On November 14, 1942, Kay was born at the Monterey Hospital to her loving parents, Anne and Allie Russo. She was the first born and only daughter. Her brother Anthony came along three years later and with the birth of a son, Kay's brief reign as the star had to be shared.
Kay was showered with love from her grandparents Nana Rosie and Nano Matteo Sampaolo and Nana Catherine and Nano Antonio Russo. Kay was blessed with many loving aunts and uncles who had a profound impact on her life. She took her place among the numerous first cousins who were more like brothers and sisters to her. To this day, Kay's cousins, their children and even their children form a bond of love and family pride. These have become the cornerstone of her life. She is known as "Auntie Kay" to all.
She grew up on Clay Street, in the heart of Spaghetti Hill. In keeping with the Sicilian culture, her family members were fisherman. Her dad and his siblings owned the largest purse seiner in Monterey, The Camarello.
She attended Thomas O Larkin School which is where her interest in recreation began. From her earliest days of riding bikes, flying kites and playing games, Kay had a knack for organizing her friends and relatives in fun activities. She went on to graduate from San Carlos School, Junipero Memorial High School, Monterey Peninsula College and San Jose State University. In addition, she received an honorary degree from Southern Illinois University.
Kay's earliest job was a playground leader at Larkin School during the summer and after school at several local parks. Hundreds of kids played in the organized games and activities under Kay's leadership. Her playgrounds were rich in excursions, sandcastle contests, kickball and crafts of all kinds. The kids marched in local parades and had field trips from the beach to the skating rink to Santa Cruz Boardwalk.
While attending San Jose State, Kay was studying to be a history teacher and would come home each weekend to work at Dennis the Menace Park during the day and monitor teenage dances on Friday and Saturday nights at the Monterey Youth Center. Her boss, Peter J Aldrete, suggested she switch majors and transfer into the field of Parks & Recreation. Kay took his advice and received a degree in Parks & Recreation Administration.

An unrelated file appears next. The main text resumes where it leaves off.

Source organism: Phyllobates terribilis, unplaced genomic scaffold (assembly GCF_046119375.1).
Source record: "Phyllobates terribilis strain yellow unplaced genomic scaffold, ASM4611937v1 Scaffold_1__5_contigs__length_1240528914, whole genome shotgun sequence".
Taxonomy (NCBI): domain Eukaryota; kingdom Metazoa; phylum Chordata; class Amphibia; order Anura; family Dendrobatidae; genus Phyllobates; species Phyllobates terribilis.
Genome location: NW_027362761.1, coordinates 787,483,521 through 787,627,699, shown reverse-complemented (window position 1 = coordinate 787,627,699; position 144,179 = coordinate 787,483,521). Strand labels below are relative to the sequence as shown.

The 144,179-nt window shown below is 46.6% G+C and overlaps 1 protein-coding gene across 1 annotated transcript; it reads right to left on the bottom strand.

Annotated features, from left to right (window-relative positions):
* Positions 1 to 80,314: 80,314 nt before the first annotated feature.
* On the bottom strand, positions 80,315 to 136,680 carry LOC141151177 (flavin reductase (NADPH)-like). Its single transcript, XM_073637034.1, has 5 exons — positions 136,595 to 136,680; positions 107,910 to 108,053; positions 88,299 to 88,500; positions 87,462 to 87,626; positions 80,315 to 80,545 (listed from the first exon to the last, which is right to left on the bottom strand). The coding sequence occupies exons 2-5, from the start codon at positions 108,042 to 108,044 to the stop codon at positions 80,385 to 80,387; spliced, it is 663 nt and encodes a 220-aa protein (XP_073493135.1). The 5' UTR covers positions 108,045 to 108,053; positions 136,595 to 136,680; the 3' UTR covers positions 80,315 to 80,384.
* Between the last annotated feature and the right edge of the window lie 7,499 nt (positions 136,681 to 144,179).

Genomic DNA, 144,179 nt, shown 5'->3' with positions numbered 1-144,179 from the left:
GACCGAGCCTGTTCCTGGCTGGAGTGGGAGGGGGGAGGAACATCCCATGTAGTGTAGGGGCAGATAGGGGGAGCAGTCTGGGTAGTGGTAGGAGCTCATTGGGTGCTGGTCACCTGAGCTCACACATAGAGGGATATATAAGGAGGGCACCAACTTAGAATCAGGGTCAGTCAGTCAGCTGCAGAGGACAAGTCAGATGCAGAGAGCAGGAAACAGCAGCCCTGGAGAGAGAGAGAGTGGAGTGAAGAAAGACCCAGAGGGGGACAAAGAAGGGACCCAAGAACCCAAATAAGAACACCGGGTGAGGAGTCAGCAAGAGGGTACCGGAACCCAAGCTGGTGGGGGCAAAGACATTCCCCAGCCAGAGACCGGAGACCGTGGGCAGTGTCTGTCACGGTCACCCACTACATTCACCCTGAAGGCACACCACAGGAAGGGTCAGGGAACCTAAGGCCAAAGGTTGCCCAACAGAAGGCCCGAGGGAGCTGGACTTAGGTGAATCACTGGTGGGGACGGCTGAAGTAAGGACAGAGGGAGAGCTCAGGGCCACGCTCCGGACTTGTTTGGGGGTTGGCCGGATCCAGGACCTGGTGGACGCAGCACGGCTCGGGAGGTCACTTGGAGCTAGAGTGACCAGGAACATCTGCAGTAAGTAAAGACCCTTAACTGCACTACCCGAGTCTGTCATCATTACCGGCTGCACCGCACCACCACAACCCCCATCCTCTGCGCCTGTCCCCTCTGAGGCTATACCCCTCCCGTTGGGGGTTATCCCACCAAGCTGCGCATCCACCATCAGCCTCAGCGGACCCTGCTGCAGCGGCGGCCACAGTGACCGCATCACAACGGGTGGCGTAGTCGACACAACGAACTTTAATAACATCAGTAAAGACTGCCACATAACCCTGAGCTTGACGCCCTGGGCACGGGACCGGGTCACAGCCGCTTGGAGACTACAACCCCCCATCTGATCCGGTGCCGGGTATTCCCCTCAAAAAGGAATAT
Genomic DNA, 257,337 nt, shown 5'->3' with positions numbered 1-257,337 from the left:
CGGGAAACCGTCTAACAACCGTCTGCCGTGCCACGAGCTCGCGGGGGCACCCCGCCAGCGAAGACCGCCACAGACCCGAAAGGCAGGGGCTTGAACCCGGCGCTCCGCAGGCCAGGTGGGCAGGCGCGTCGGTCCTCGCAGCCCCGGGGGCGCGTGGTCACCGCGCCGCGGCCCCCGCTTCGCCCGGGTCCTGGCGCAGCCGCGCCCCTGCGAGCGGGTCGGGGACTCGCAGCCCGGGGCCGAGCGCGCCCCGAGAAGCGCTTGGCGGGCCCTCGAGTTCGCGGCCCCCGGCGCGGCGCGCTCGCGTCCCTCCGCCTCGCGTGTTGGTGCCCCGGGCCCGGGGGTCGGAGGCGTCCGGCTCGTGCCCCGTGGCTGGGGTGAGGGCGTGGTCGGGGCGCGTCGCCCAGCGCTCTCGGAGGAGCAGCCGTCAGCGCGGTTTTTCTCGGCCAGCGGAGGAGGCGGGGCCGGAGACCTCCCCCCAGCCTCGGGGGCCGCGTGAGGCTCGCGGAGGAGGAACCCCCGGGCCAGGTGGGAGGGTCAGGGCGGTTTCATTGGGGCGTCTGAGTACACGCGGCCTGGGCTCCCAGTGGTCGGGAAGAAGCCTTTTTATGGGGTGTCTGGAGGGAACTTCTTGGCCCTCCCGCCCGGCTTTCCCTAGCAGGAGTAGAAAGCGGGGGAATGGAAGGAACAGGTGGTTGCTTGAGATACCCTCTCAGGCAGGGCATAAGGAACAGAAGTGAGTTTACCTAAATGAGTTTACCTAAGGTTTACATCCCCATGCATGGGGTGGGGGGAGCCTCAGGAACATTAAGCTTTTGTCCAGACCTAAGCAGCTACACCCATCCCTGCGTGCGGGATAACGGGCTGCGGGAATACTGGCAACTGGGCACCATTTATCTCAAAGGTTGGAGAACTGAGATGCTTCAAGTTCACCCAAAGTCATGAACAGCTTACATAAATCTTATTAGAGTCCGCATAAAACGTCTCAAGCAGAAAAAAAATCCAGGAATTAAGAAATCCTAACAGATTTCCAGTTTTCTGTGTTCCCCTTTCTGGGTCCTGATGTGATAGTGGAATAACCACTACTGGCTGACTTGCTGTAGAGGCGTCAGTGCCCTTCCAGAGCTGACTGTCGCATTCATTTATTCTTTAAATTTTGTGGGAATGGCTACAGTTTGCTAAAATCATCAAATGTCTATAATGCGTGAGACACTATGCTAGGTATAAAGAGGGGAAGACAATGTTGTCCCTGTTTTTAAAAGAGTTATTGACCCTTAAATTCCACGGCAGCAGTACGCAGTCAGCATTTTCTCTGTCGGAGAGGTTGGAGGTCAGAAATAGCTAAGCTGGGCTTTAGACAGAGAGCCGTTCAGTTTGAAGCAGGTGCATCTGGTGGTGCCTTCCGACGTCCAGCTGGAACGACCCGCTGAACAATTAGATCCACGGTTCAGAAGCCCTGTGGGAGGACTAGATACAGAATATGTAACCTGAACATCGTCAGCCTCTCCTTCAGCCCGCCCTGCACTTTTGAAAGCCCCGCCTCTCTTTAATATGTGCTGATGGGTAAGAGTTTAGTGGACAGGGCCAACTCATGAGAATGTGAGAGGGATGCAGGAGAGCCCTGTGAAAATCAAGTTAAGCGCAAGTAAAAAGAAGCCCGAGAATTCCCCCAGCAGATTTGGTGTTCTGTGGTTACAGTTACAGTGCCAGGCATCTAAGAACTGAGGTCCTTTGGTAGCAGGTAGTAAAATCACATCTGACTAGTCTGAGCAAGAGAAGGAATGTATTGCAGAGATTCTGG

The job of Recreation Supervisor opened in the City of Monterey and Pete Aldrete encouraged her to apply. Kay called her favorite cousin, Rena Coniglio, and asked for her advice. She also wanted input from Rena's husband, Peter Coniglio, whom Kay always referred to as "Prince Charming". They too encouraged her to apply for the job. Kay was ecstatic when she got the position. As supervisor, she would be able to plan programs and activities for children, teens, parents, families, adults, seniors and the handicapped. Kay's belief in family and tradition enabled her to envision parks and recreation programs that would be valued and enjoyed through multiple generations.
Kay created and developed numerous programs including expanding the summer programs, Whispering Pines Day Camp, Quien Sabe Camp at Big Sur and Toro Park, Winter Wonderland, Easter Funland, Annual Pumpkin Carving Contest, Easter Egg hunt, Christmas Tree Lighting Ceremony, La Posada, trips to the skating rink, Santa Cruz Boardwalk, Marine World and Kids Day at the Fair, talent shows, classes in disco, social dance, cooking, babysitting, fashion, pre-school, tiny tots, and a variety of sports, senior citizen programs, socials for the developmentally challenged, gatherings at Colton Hall, the Fourth of July parade, the lawn party and the fireworks show.
Because of her outstanding leadership and organizational skills, the City Manager appointed her to the position of Recreation Superintendent. In 1986, Peter J Aldrete retired, and Kay replaced him as the Recreation and Community Services Director. She was the first female of Italian descent to lead a City of Monterey department.